Onetime bartender Tom Wilhelmsen seems to pretty well have a key late-inning spot in the Seattle Mariners bullpen, as we explained in yesterday's Independent Baseball Insider, but the onetime Golden League hurler (Tucson, AZ) also had one of those freak incidents in a recent Cactus League exhibition that he will probably talk about for the rest of his career.
Wilhelmsen's fastball and curve have been so good that the last I looked the right-hander had held hitters to a combined .154 batting average. He got so excited about one recent strikeout on a curveball against the Chicago Cubs that he wound up with a rare strikeout/pitcher error on the same play.
It seems the ball bounced in the dirt on the strikeout, then ricocheted back toward the mound where Wilhelmsen picked it up and threw wildly to first base.
"I was so excited about the curveball working and probably could have planted my feet better before I threw," he told The Seattle Times.
GUITAR-PLAYING SINGER WINS DODGERS' 'IDOL' COMPETITION
While three-time Atlantic League lefty Scott Rice continues to hope this is the year he breaks into the major leagues, the 30-year-old out of Simi Valley, CA has already claimed one honor in the Los Angeles Dodgers spring training camp.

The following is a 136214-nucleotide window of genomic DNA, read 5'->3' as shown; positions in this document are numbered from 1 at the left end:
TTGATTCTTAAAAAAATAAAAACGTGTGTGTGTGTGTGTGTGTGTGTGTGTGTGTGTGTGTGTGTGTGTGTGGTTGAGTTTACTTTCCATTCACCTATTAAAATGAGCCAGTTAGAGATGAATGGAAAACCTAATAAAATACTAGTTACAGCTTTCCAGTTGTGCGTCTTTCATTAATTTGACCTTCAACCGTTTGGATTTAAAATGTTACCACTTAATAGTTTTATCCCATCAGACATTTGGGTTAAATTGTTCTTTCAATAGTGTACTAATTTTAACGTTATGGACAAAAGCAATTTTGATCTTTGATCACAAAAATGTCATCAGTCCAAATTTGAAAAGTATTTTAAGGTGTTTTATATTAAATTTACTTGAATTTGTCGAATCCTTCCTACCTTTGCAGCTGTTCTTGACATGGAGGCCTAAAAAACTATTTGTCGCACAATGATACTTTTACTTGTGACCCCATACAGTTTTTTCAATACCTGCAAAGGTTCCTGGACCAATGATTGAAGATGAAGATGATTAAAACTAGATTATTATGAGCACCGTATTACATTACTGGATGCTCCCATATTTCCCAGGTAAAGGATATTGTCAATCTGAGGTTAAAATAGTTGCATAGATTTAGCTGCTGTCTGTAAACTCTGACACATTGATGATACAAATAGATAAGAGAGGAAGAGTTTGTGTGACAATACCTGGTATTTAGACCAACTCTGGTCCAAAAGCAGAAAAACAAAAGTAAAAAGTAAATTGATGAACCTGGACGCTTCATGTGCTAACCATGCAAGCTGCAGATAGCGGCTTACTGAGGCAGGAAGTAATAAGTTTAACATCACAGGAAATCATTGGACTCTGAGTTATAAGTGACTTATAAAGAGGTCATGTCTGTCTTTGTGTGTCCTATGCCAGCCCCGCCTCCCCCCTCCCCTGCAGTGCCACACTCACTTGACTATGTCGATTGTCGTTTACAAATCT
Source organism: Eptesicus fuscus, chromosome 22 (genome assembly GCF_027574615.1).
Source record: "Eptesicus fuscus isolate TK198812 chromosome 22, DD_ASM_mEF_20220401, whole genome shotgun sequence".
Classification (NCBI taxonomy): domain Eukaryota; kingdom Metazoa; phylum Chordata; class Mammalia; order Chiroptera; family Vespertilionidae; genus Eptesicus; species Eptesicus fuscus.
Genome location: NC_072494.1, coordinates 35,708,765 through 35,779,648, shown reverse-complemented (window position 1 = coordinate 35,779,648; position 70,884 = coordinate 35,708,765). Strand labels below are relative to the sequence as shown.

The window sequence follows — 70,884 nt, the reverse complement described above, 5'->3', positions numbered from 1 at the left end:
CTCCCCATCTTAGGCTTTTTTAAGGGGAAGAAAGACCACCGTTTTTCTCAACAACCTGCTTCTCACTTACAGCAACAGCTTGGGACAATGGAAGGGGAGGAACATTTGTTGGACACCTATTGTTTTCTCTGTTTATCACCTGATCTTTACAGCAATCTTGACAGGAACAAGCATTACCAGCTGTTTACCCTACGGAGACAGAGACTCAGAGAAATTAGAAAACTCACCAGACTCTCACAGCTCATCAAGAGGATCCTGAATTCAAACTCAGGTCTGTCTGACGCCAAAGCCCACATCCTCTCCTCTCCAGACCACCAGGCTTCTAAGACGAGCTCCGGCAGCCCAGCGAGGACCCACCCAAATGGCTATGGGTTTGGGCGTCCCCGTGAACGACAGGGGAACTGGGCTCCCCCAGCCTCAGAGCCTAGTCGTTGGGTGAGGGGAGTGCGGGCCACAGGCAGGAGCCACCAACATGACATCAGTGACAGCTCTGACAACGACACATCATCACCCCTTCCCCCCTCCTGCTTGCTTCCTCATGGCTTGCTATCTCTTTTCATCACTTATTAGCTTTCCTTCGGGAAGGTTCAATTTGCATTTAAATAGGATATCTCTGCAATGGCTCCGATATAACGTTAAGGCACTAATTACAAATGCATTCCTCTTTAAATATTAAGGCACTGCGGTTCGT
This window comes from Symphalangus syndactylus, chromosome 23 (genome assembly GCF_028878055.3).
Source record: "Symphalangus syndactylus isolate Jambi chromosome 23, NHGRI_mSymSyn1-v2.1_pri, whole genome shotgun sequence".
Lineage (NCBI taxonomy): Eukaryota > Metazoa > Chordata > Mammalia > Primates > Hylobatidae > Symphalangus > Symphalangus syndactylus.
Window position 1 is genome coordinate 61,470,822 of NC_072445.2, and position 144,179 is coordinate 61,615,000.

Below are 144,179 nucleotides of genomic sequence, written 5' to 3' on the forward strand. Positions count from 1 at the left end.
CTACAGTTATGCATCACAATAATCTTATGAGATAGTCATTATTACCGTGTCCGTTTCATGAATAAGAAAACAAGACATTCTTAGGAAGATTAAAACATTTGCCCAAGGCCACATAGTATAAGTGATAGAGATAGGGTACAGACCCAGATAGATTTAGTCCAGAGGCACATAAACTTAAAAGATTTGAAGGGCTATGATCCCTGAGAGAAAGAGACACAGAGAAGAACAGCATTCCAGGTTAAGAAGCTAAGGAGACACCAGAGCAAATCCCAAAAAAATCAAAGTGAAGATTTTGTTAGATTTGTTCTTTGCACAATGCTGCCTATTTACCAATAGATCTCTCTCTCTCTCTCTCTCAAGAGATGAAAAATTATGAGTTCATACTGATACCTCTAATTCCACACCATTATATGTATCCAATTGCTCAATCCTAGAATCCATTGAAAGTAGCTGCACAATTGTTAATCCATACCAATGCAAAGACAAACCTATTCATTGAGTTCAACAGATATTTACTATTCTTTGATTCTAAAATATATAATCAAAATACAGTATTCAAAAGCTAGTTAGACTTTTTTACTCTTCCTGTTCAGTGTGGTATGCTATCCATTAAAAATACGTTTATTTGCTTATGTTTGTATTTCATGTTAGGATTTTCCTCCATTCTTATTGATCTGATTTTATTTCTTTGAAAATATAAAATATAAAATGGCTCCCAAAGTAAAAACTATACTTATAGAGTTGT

The Dodgers routinely hold a "Dodgers (American) Idol" competition, a fraternity-hazing type event required for first timers in the big league camp.
Rice, a non-roster invitee after signing out of York, PA during the 2011 season, performed an original song about teammate Kenley Jansen. Guess what? The judges, including Hall of Fame Manager Tommy Lasorda, declared Rice the champion.
Rice told The Los Angeles Daily News he can't carry a tune, but the guitar he bought to pass time while playing in Lakeland, FL some time back helps. "I'm not a singer," the 6-foot-6 Rice told the newspaper. "I play the guitar really loud so I don't have to sing in tune."
Rice has made three Atlantic League stops--Long Island, NY in 2008, Newark, NJ a year later and York last summer when he went 1-0, 2.45 in 15 appearances for the eventual champion Revolution. Now in his 14th professional season and after overcoming flexor tendon surgery, the southpaw is hoping to continue winning accolades, this time in a major league uniform.
He is off to a solid start, allowing only one hit and striking out four (no walks) in three scoreless innings spread over the same number of appearances.
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